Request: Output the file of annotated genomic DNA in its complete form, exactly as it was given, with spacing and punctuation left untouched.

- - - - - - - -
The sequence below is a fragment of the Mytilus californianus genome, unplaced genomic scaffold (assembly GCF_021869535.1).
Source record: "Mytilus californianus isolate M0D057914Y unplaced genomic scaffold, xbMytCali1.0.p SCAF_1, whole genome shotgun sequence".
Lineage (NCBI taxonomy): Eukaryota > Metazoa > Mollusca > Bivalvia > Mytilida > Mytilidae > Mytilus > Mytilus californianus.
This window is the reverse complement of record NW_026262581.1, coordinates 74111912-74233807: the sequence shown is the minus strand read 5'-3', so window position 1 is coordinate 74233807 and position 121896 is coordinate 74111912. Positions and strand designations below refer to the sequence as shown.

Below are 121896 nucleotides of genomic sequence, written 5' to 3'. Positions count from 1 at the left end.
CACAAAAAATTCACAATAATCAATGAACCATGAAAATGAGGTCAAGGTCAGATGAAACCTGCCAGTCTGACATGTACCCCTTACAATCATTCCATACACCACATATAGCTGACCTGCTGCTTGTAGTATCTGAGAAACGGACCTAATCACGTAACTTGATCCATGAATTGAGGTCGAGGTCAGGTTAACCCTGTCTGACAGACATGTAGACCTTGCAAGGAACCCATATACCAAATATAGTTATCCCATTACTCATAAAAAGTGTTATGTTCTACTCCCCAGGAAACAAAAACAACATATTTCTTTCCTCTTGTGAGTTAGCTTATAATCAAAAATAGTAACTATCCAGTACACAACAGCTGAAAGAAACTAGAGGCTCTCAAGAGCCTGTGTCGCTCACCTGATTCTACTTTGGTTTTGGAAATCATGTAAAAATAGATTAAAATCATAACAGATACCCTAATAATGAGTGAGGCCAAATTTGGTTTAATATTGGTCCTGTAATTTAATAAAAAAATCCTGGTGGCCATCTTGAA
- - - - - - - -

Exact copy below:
The sequence below is a fragment of the Mytilus californianus genome, unplaced genomic scaffold (assembly GCF_021869535.1).
Source record: "Mytilus californianus isolate M0D057914Y unplaced genomic scaffold, xbMytCali1.0.p SCAF_1, whole genome shotgun sequence".
Lineage (NCBI taxonomy): Eukaryota > Metazoa > Mollusca > Bivalvia > Mytilida > Mytilidae > Mytilus > Mytilus californianus.
This window is the reverse complement of record NW_026262581.1, coordinates 74111912-74233807: the sequence shown is the minus strand read 5'-3', so window position 1 is coordinate 74233807 and position 121896 is coordinate 74111912. Positions and strand designations below refer to the sequence as shown.

Below are 121896 nucleotides of genomic sequence, written 5' to 3'. Positions count from 1 at the left end.
CACAAAAAATTCACAATAATCAATGAACCATGAAAATGAGGTCAAGGTCAGATGAAACCTGCCAGTCTGACATGTACCCCTTACAATCATTCCATACACCACATATAGCTGACCTGCTGCTTGTAGTATCTGAGAAACGGACCTAATCACGTAACTTGATCCATGAATTGAGGTCGAGGTCAGGTTAACCCTGTCTGACAGACATGTAGACCTTGCAAGGAACCCATATACCAAATATAGTTATCCCATTACTCATAAAAAGTGTTATGTTCTACTCCCCAGGAAACAAAAACAACATATTTCTTTCCTCTTGTGAGTTAGCTTATAATCAAAAATAGTAACTATCCAGTACACAACAGCTGAAAGAAACTAGAGGCTCTCAAGAGCCTGTGTCGCTCACCTGATTCTACTTTGGTTTTGGAAATCATGTAAAAATAGATTAAAATCATAACAGATACCCTAATAATGAGTGAGGCCAAATTTGGTTTAATATTGGTCCTGTAATTTAATAAAAAAATCCTGGTGGCCATCTTGAA